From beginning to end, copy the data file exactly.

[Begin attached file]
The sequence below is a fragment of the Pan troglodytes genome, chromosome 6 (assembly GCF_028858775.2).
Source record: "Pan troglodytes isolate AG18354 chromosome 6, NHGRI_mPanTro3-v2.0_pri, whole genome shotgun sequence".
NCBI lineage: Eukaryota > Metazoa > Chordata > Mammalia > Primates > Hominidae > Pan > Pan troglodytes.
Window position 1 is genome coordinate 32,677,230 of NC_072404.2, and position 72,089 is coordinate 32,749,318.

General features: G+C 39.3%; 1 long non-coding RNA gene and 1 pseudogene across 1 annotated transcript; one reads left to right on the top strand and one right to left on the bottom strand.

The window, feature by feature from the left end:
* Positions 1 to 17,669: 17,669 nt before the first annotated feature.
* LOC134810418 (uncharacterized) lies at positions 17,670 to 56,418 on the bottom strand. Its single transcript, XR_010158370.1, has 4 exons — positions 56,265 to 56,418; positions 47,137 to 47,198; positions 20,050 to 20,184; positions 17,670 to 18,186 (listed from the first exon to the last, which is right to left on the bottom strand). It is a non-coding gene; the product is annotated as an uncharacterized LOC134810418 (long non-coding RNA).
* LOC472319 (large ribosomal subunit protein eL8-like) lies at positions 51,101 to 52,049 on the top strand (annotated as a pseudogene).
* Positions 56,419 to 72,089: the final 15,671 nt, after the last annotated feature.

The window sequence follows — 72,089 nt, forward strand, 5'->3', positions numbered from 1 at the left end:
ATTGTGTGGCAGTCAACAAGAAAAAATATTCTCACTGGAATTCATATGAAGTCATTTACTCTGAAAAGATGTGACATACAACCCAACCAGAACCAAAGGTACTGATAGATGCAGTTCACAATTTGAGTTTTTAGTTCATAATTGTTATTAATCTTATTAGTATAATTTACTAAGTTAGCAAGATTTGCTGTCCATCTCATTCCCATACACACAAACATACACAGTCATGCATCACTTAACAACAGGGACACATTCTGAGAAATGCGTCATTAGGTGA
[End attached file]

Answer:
The sequence below is a fragment of the Pan troglodytes genome, chromosome 6 (assembly GCF_028858775.2).
Source record: "Pan troglodytes isolate AG18354 chromosome 6, NHGRI_mPanTro3-v2.0_pri, whole genome shotgun sequence".
NCBI lineage: Eukaryota > Metazoa > Chordata > Mammalia > Primates > Hominidae > Pan > Pan troglodytes.
Window position 1 is genome coordinate 32,677,230 of NC_072404.2, and position 72,089 is coordinate 32,749,318.

General features: G+C 39.3%; 1 long non-coding RNA gene and 1 pseudogene across 1 annotated transcript; one reads left to right on the top strand and one right to left on the bottom strand.

The window, feature by feature from the left end:
* Positions 1 to 17,669: 17,669 nt before the first annotated feature.
* LOC134810418 (uncharacterized) lies at positions 17,670 to 56,418 on the bottom strand. Its single transcript, XR_010158370.1, has 4 exons — positions 56,265 to 56,418; positions 47,137 to 47,198; positions 20,050 to 20,184; positions 17,670 to 18,186 (listed from the first exon to the last, which is right to left on the bottom strand). It is a non-coding gene; the product is annotated as an uncharacterized LOC134810418 (long non-coding RNA).
* LOC472319 (large ribosomal subunit protein eL8-like) lies at positions 51,101 to 52,049 on the top strand (annotated as a pseudogene).
* Positions 56,419 to 72,089: the final 15,671 nt, after the last annotated feature.

The window sequence follows — 72,089 nt, forward strand, 5'->3', positions numbered from 1 at the left end:
ATTGTGTGGCAGTCAACAAGAAAAAATATTCTCACTGGAATTCATATGAAGTCATTTACTCTGAAAAGATGTGACATACAACCCAACCAGAACCAAAGGTACTGATAGATGCAGTTCACAATTTGAGTTTTTAGTTCATAATTGTTATTAATCTTATTAGTATAATTTACTAAGTTAGCAAGATTTGCTGTCCATCTCATTCCCATACACACAAACATACACAGTCATGCATCACTTAACAACAGGGACACATTCTGAGAAATGCGTCATTAGGTGA